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September 10, 2009

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Poster classics instill a wave of rave nostalgia

PARTIES and clubbing often equate to hip music, thrilling lighting, gorgeous cocktails and trendy people. Few think of the creative posters and those behind the graphic design that first attracts the crowd.

"Our History," or "The Global Party," is a touring exhibition reflecting 20 years of excellence in graphic design for UK clubbing events and its relationship to Chinese electronic dance music culture.

More than 20 posters, originally used in popular rave parties in the United Kingdom in the 1980s and 1990s, arrived in Shanghai last weekend after being displayed in London and Tokyo.

Organizers consider Shanghai, famous for its nightlife culture, appropriate to display the posters, unique memorabilia of popular DJ dance culture.

"It was our mission to introduce the roots of the global dance culture trend to the Chinese public," organizers of the exhibition say in explaining their reason for supporting the exhibition.

Short for radical audio visual experience, "rave" is now considered by many an out-of-date word. Yet it started a trend emanating from the UK for dance parties with electronic music and light shows in the 1980s and 1990s.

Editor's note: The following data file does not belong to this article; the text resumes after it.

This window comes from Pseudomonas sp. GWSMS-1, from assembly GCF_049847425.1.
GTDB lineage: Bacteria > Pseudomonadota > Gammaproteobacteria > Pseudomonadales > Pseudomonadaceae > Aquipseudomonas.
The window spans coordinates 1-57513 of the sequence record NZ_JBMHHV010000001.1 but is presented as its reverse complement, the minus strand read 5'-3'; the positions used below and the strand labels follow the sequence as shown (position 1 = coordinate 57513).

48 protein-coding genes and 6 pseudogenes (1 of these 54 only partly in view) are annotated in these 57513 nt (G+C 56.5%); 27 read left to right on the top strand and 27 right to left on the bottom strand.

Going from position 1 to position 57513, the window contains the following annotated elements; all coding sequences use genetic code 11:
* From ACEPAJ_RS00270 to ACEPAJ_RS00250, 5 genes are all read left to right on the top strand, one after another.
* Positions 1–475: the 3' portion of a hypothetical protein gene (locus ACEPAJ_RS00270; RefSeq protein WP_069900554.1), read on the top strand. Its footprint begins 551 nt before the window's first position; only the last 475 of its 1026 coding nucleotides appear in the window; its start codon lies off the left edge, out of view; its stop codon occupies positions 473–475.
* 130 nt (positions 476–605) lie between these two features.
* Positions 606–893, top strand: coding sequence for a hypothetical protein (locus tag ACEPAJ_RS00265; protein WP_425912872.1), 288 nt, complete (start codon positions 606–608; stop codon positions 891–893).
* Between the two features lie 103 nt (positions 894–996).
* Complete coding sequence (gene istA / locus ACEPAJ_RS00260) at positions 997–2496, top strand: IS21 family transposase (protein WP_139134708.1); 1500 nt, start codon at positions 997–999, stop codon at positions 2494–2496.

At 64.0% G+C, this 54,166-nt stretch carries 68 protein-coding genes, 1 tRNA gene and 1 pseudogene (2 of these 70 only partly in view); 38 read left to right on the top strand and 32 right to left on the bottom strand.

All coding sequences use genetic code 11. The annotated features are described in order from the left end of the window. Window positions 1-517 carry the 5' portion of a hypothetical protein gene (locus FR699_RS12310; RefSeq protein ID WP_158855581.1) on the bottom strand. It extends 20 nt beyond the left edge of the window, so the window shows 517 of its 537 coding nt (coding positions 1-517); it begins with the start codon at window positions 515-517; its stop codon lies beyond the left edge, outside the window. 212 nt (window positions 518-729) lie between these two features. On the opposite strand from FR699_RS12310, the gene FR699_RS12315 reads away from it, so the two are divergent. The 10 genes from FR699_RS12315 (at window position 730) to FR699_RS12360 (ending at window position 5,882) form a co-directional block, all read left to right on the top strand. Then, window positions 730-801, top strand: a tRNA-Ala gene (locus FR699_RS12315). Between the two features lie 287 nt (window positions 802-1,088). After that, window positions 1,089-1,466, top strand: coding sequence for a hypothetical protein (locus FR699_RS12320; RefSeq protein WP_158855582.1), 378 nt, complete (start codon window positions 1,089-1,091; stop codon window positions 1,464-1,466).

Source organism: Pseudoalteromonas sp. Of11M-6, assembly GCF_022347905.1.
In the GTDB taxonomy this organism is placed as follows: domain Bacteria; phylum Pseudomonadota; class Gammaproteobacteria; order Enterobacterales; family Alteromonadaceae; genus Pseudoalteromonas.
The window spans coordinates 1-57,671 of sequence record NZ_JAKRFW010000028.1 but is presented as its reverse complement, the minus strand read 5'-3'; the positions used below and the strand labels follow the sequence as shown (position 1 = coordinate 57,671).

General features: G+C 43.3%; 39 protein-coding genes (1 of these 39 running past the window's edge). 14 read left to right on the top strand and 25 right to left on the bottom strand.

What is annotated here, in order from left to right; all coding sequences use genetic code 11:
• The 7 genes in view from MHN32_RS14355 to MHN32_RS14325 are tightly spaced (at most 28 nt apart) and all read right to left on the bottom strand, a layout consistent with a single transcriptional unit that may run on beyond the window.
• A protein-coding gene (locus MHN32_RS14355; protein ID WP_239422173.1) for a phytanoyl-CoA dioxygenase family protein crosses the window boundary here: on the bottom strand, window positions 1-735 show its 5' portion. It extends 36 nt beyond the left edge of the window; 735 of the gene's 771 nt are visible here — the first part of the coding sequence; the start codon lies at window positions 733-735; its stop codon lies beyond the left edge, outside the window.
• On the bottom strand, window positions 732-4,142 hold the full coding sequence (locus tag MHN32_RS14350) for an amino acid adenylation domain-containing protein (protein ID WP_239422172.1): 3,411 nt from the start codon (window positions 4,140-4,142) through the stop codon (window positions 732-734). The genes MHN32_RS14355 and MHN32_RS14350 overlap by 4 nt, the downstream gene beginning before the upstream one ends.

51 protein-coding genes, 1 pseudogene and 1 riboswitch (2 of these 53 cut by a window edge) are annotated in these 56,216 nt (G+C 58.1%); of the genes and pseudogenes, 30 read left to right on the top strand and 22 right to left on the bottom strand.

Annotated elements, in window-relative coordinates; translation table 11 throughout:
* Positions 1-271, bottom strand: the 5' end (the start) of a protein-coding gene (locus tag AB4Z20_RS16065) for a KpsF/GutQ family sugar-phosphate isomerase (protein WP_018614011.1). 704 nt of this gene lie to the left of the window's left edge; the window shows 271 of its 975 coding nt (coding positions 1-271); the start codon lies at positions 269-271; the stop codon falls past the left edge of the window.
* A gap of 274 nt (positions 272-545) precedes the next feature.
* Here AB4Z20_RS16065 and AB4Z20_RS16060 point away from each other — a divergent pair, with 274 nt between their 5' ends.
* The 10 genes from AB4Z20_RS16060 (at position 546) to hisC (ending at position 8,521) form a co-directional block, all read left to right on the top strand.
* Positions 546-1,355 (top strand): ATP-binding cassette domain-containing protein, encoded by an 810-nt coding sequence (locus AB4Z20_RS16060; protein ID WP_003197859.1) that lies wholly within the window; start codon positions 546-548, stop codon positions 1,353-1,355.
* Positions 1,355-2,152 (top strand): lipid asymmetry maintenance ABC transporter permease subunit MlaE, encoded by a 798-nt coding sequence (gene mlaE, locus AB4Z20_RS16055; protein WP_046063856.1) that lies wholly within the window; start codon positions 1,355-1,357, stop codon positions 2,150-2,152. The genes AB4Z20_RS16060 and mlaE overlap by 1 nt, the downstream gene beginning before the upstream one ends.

Some memorable all-night parties of the era are said to have attracted more than 30,000 people who got totally lost in the music and the lighting. When the parties had finished, the drinks were done, the lights off and venues cleaned, all that remained of the event was the poster.

These pieces of contemporary art, now hanging on the wall around the room, tell the stories of those crazy nights. They are not just collaged pretty pictures with dates, addresses and telephone numbers. Many of them don't even look like posters for clubbing events.

They provide not only another perspective of the popular rave culture, but also a rare experience to appreciate the associated creative, humorous and often ignored graphic designs.

For example, George Georgiou designed his first poster for DJ Danny Rampling's Shoom party in 1987. It's a clean cut poster with the information printed in the center and a dozen of Smiley faces, in different angles and sizes, on the side.

Martin Brown's logo design for the famous UK club Trade, four images of the same cartoon dancers in four different background colors, is a classic. The cartoon dancer, like many simple cartoon characters, looks fun and energetic.

The organizers also aim to showcase the development of DJ culture parties in China which started much later and developed rapidly compared with the West.

The exhibition includes posters from renowned Chinese dance parties of the past 20 years, details about famous DJs, related merchandise sales and, most importantly, the dance music.

Creative Mart

Date: today, 1-9pm; (free entry)

Our History Poster Gallery

Date: through September 18, 11am-8pm (weekdays); 11am-9pm (weekends); (free entry)

Finale Party

Date: September 18 (ticket only)

Doors open: 10pm

Venue: 4/F, Chuangzhan Bldg, 928 Xikang Rd (near Anyuan Rd)


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